Industrial v Wisconsin

Will Foxconn make southeast Wisconsin hale or frail?

Will Foxconn make southeast Wisconsin hale or frail?,ph1
Left to right: House Speaker Paul Ryan, Foxconn chairman and CEO Terry Gou and Wisconsin Governor Scott Walker.

Last summer, officials from Taiwanese manufacturing giant Foxconn arrived at the beautiful Milwaukee Art Museum overlooking Lake Michigan. While they may have done some sightseeing, they really were there to sign a memorandum of understanding with Wisconsin Governor Scott Walker to create an LCD factory in the Badger State.

The $10 billion facility will be constructed in Mount Pleasant, in Racine County, and should be operational by January 2019. The company has promised to employ 13,000 people, but those jobs don’t come cheaply. On top of the $3 billion in tax breaks that the state has committed, the village and county have finalized a $764 million package to the company.

Before a single shovelful of dirt moved on the project, speculation was rampant on the factory’s impact on the local commercial real estate ecosystem. Will Foxconn drain an already strained labor pool, or will it kick start a stronger industrial sector in the submarket?

“It’s landed in an area where there hasn’t been a lot of local growth. There’s been a lot of growth in Kenosha, but Racine county has lagged a little bit. This is a gamechanger,” said Jerry Franke, consultant to and former president of WISPARK, a Milwaukee-based real estate development firm. “With Foxconn just starting to become a reality, versus a lot of conjecture, I think there’s a lot of tire-kicking going on.”

However, Franke—who is forming a new development consulting firm, Franke Development Advisors, LLC—believes that the market will respond. “I think this summer we’ll start to see more real interest in the support industries that want to be near the Foxconn campus,” he said.

Since there aren’t any recent examples for a development of this nature in this market, it is difficult to predict with certainty what the outcome will be. “We suspect those impacts will change over time—in type and magnitude—as the project gets developed,” said Chad Navis, director of development, Zilber Property Group.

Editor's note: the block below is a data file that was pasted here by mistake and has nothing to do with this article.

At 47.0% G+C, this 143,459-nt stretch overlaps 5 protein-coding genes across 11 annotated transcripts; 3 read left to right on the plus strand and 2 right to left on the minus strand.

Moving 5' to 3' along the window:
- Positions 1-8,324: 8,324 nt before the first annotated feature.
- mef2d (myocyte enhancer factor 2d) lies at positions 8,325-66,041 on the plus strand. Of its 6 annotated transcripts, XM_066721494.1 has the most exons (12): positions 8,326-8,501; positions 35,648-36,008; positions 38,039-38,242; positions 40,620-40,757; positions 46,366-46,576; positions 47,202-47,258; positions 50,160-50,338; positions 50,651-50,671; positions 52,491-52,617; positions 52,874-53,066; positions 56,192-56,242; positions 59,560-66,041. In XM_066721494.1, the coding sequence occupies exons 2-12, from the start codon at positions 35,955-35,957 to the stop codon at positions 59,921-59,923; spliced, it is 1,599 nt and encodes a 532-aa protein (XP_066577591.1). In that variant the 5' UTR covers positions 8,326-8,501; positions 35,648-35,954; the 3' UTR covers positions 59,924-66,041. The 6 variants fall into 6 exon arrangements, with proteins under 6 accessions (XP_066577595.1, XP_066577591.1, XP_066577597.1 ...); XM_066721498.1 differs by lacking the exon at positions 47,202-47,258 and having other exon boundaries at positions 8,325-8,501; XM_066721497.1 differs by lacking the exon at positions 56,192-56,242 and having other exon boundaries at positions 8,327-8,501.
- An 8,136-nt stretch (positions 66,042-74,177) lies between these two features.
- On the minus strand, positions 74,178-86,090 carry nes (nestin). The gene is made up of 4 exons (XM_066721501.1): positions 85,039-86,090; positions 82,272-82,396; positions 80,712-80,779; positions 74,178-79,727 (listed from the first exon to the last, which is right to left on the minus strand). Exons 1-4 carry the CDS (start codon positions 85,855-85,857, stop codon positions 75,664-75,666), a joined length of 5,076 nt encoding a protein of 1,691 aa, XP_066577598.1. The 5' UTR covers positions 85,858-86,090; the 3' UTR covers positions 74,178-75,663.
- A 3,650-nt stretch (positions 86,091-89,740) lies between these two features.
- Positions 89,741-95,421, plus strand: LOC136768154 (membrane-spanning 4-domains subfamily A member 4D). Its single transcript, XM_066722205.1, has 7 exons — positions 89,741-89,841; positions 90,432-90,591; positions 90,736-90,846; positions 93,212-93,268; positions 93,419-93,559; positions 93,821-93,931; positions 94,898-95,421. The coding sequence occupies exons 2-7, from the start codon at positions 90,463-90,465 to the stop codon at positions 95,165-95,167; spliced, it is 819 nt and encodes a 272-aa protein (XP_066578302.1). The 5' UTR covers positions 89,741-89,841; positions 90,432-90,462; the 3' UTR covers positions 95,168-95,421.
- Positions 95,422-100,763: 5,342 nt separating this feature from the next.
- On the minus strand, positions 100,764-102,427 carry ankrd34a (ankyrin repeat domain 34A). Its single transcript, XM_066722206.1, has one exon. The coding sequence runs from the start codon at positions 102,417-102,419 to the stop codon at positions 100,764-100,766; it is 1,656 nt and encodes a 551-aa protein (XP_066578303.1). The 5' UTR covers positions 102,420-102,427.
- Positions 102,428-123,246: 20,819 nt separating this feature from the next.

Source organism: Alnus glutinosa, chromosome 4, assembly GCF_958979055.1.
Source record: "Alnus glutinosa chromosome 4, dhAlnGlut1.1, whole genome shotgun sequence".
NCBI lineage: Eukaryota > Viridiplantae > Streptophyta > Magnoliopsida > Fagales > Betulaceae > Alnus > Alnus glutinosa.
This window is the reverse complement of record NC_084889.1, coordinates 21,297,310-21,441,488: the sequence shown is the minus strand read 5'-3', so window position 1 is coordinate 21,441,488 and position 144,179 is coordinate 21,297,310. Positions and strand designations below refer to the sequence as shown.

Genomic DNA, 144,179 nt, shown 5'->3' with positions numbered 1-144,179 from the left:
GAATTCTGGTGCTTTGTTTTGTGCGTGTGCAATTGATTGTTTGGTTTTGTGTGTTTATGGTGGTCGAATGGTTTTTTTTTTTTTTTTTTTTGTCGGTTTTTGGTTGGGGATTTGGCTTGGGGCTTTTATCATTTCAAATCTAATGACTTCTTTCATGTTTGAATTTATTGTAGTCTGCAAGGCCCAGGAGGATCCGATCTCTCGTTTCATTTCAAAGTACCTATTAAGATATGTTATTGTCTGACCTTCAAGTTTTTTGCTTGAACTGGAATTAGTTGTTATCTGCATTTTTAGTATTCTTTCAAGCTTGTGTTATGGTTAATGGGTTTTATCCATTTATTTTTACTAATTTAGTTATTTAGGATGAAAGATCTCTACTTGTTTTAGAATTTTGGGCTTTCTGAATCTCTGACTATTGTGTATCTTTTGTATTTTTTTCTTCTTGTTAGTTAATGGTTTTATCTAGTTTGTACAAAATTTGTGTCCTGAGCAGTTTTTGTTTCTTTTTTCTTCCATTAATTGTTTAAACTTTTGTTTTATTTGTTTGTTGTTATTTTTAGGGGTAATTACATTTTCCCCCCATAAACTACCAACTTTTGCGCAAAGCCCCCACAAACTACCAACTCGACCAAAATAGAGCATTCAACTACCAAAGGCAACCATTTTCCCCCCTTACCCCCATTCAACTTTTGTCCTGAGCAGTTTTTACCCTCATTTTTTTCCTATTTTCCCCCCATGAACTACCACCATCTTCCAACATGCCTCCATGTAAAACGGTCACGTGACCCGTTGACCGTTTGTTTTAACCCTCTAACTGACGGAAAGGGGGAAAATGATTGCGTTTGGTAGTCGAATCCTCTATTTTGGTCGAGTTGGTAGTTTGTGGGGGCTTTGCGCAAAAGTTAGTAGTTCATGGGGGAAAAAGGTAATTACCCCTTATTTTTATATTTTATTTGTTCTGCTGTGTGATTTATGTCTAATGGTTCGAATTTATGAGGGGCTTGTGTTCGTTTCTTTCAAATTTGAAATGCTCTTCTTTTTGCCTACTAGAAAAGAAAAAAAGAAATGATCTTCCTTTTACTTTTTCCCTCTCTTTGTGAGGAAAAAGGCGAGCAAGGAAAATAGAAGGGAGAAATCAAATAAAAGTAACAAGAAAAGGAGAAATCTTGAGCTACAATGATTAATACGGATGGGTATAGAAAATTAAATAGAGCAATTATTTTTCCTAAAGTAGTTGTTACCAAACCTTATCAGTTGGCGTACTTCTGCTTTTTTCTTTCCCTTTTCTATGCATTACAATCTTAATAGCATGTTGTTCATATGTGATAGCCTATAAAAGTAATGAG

Change might not be immediate and it might wax and wane as the southeast Wisconsin market responds. “At times, there may be an impact on the availability of construction materials and labor,” Navis said. “At other times, there might be few labor force impacts.”

As labor shortage is a concern even without Foxconn, the state of Wisconsin and economic development agency, Milwaukee 7, are pursuing talent attraction efforts. This includes partnering with staffing companies as well as community and four-year colleges.

This may also involve active campaigns to draw people in from Illinois, though that migration has been happening on its own for years. According to the Illinois Policy Institute, an 86,000-person population shift has transpired from Illinois to its northern neighbor over the last decade. Perhaps, however, Foxconn needn’t deplete Illinois of any residents. It’s position roughly halfway between Chicago and Milwaukee puts the site within reasonable commuting distance of both labor pools.

“Racine County has a pretty good supply of available labor, and I think the real unknown out there is how much underemployment there is,” Franke said. “The unemployment numbers look good, but I still think there are a lot of people that would like to have higher level jobs. So I think there is going to be some movement up within the labor pool to fill jobs that have better wages and better benefits associated with Foxconn and its suppliers.”

If the question is will Foxconn ignite the local market, Racine County’s lackluster performance relative to its neighbors may be an indication. Kenosha and Milwaukee Counties have both seen a good amount of development over the past few years. Racine might be ripe to finally play catch up.

“Notwithstanding any near- and mid-term impacts, we believe … that the development will, in the long run, be an economic engine that will result in new industry employment opportunities and spin-off development,” Navis said.

The industrial heritage in southeast Wisconsin has produced a lot of organic industrial development, with local firms expanding into newer facilities rather than a lot of out-of-area companies moving in. Foxconn is most definitely an out-of-area company. Others may hear the bell it has rung and come to the area as well.